If you were invited to a casual get-together party at your friends’ house in your home country at 6 p.m., what time would you show up to their place? If the party was in Japan, the Japanese people would probably show up at 6 p.m. on the dot, or even earlier. This is how the Japanese keep their “promises”.


Once you make a plan with a Japanese friend, most of the time, it will become a promise. They will mark their calendar and won’t change their plans unless it’s necessary. If they are not sure if they schedule a day or time, they most likely won’t make a plan – instead, they would just say “I don’t know”. Once you make a “promise”, and if you want to keep a good relationship with your Japanese friend, my advice is that you should keep your promise and show up on time.

In the Japanese education system, especially in the elementary school time, all Japanese are trained to be on time. Many teachers ask to their students to be ready for the next activities 5 minutes before, so that they can start their activities on time. If some one is late, she or he is considered as a slacker. Japanese are in general forgiving and nice, so if you show up late a couple of times, they would say it’s ok. But in their mind, they are not 100% happy with you being late. If you showed up late every single time, they eventually might not ask you out anymore.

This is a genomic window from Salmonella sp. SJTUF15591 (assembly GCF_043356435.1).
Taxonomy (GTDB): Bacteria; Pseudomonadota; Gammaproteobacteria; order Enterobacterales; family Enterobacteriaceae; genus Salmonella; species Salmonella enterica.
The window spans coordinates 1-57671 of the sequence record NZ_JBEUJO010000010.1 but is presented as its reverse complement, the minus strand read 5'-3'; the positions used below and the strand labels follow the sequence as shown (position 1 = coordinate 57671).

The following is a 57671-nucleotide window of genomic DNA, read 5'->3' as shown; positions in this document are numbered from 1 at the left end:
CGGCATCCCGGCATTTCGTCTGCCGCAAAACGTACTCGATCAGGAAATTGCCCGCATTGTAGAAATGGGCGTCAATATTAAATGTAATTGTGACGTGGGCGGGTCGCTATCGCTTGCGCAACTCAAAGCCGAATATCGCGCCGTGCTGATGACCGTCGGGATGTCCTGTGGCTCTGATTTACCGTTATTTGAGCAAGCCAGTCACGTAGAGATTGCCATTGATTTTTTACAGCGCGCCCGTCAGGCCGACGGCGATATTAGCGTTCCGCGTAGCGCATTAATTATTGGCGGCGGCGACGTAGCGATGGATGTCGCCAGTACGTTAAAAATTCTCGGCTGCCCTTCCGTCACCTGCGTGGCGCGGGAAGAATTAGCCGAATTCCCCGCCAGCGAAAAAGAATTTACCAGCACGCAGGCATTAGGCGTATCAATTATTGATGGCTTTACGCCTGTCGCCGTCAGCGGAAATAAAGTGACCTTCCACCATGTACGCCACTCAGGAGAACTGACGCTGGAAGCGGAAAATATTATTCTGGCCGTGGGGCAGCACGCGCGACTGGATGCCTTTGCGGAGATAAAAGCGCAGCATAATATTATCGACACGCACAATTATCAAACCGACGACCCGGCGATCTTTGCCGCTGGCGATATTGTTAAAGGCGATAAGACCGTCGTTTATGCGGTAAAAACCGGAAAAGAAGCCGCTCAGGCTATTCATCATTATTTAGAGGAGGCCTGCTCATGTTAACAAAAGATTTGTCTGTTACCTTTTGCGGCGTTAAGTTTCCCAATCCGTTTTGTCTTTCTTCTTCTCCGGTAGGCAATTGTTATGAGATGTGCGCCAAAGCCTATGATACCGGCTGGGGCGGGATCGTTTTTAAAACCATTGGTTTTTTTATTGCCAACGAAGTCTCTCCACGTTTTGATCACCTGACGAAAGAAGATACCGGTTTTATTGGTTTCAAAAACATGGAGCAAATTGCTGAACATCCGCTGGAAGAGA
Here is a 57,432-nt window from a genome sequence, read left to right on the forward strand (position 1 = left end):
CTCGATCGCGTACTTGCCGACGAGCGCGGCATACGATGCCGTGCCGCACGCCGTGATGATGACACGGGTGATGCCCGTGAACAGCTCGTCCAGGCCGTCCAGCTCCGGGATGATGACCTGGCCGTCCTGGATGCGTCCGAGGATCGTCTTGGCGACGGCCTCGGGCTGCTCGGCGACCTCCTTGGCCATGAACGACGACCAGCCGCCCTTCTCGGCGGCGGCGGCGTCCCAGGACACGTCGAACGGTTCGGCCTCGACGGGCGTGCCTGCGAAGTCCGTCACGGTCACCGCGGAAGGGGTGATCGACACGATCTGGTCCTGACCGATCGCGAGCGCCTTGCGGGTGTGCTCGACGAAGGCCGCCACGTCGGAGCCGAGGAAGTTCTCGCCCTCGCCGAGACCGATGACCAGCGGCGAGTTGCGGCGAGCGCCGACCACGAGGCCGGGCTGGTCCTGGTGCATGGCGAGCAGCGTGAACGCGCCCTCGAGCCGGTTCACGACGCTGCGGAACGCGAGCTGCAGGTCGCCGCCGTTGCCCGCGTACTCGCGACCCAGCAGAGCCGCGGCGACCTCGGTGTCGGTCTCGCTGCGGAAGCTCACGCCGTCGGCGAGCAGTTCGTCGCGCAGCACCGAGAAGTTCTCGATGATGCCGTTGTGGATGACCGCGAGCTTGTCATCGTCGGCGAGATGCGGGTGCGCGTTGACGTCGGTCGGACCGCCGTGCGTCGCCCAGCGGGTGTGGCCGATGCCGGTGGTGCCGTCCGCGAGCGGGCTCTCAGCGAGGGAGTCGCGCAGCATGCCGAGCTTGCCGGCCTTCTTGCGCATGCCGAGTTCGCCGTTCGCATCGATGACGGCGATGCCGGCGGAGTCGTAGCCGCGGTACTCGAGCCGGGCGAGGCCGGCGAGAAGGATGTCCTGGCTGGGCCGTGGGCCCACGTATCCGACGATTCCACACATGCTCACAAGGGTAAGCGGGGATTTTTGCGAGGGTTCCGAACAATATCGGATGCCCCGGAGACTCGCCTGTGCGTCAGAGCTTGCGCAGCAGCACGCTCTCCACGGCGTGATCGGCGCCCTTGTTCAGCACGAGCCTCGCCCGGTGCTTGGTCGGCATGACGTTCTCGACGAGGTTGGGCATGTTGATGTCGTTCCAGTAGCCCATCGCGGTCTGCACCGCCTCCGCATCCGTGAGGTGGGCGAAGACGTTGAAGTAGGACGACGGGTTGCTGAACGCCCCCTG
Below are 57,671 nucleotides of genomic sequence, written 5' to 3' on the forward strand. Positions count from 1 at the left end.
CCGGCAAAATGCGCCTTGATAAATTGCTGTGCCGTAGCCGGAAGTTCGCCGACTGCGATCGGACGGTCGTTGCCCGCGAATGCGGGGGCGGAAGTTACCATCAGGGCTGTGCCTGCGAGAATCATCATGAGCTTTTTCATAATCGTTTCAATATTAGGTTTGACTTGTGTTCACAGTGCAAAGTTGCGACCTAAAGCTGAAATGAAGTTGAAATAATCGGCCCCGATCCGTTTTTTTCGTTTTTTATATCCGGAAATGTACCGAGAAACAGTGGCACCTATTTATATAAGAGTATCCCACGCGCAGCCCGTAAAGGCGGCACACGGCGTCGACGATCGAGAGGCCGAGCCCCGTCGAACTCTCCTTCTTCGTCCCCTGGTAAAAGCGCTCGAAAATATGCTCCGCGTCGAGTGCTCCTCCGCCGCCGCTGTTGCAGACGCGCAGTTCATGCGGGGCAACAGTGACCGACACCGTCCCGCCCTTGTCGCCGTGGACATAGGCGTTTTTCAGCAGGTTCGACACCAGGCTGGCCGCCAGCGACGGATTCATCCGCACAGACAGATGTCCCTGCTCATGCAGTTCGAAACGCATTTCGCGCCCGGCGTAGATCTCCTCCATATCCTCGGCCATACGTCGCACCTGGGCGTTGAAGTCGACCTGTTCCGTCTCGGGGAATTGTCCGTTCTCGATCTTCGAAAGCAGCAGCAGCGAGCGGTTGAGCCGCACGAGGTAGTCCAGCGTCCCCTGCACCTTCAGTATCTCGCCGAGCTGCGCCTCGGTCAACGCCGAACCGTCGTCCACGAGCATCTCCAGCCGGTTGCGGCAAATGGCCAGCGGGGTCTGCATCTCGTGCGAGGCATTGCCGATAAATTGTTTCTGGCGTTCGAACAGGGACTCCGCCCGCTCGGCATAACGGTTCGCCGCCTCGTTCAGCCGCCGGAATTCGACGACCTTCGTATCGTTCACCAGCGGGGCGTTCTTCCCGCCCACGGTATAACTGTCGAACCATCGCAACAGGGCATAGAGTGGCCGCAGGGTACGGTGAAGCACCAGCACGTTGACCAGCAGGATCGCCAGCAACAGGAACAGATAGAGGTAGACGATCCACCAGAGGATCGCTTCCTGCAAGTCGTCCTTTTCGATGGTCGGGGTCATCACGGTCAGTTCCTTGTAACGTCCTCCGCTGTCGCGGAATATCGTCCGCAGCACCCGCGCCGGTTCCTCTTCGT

Japanese like being ahead of time. Especially after finishing university, their day-offs from work are very limited. So when they want to meet up with their friends, sometimes even with their boyfriends/girlfriends, they like to make “promises” way ahead of time. Some of my Japanese friends asked me many times when is a good time to meet up for a dinner a month in advance, and when we know what day is good for the both of us, we mark our calendars. Many times, one of us will decide the restaurant to go and make a reservation (予約) in advance.

In case you are late!

Well, nobody is perfect. What should we do when we are late? The key is “in advance”. If you are meeting your Japanese friends at 5 p.m., and you are running late, give them a heads-up before 5 p.m. so that they can expect how long they have to wait for. Make sure to give them a call or text BEFORE the meeting time.

Japanese are in general very nice to their foreign friends and they try to understand cultural differences. They would probably forgive you even you are very late. Although, if you want to do it in the Japanese way, be on time or early! This way you can keep your friendships with your Japanese friends smooth and happy. That’s one of the first steps to act like the Japanese – respecting time and “promises”.